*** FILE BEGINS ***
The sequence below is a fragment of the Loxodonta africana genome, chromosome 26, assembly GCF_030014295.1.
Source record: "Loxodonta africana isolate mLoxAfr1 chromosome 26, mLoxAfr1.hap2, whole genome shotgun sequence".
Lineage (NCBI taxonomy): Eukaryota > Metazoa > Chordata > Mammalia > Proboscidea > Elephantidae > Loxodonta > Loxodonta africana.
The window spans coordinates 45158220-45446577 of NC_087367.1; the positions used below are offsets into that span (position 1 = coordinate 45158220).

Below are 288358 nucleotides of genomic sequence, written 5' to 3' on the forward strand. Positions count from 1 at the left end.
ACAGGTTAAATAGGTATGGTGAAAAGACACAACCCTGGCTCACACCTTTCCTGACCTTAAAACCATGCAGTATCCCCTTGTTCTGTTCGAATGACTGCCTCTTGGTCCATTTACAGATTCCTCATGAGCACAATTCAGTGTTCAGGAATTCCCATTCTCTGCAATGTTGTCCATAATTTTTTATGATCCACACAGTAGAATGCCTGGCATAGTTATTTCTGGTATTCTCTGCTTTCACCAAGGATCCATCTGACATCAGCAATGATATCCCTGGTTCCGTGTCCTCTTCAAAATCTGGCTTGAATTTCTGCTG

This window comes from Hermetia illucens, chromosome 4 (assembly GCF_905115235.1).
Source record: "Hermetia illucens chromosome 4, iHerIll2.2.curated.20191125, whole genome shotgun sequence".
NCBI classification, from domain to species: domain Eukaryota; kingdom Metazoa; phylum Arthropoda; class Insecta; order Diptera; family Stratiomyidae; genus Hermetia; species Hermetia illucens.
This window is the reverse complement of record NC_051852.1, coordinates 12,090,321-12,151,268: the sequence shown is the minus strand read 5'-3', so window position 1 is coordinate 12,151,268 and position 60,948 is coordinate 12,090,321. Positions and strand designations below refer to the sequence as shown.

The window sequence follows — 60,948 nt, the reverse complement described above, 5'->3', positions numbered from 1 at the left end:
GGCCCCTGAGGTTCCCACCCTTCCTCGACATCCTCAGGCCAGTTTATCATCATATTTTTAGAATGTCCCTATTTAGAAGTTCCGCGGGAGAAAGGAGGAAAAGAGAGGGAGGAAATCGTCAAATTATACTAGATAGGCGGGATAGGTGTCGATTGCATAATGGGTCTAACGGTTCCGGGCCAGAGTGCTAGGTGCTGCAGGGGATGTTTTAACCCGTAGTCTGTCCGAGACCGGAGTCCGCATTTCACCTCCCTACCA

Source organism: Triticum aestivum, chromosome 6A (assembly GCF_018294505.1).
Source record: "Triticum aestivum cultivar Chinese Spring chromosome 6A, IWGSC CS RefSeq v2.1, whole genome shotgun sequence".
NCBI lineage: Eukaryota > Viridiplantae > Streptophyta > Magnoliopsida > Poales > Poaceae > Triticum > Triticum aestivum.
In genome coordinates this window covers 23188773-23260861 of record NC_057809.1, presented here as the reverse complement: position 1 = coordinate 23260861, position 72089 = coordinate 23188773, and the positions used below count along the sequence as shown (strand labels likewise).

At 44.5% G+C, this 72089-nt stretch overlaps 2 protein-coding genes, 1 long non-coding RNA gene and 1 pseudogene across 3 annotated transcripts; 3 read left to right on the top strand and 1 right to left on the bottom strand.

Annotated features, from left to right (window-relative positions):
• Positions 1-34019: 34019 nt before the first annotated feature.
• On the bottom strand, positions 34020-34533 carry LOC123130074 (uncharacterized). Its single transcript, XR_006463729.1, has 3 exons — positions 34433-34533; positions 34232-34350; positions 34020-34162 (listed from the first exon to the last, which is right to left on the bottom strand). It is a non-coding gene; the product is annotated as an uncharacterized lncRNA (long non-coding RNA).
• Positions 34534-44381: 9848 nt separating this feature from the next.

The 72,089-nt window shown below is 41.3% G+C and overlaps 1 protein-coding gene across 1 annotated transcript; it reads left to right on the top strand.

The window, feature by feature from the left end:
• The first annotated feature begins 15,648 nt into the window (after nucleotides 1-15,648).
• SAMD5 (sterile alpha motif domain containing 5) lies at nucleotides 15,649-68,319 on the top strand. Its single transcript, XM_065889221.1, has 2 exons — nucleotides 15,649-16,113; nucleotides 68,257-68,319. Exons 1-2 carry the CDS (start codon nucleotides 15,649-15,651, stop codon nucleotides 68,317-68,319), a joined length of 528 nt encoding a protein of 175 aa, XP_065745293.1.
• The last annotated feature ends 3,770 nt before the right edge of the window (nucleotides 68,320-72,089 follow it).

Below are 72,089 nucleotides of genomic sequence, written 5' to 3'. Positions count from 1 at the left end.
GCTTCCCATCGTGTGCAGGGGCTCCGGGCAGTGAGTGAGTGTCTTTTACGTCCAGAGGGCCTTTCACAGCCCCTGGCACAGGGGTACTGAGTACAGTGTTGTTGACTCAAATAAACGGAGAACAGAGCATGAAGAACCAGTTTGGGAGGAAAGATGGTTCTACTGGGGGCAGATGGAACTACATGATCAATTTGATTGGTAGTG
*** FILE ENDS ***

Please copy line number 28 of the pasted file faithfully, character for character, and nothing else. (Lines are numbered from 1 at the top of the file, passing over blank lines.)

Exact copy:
GCTTCCCATCGTGTGCAGGGGCTCCGGGCAGTGAGTGAGTGTCTTTTACGTCCAGAGGGCCTTTCACAGCCCCTGGCACAGGGGTACTGAGTACAGTGTTGTTGACTCAAATAAACGGAGAACAGAGCATGAAGAACCAGTTTGGGAGGAAAGATGGTTCTACTGGGGGCAGATGGAACTACATGATCAATTTGATTGGTAGTG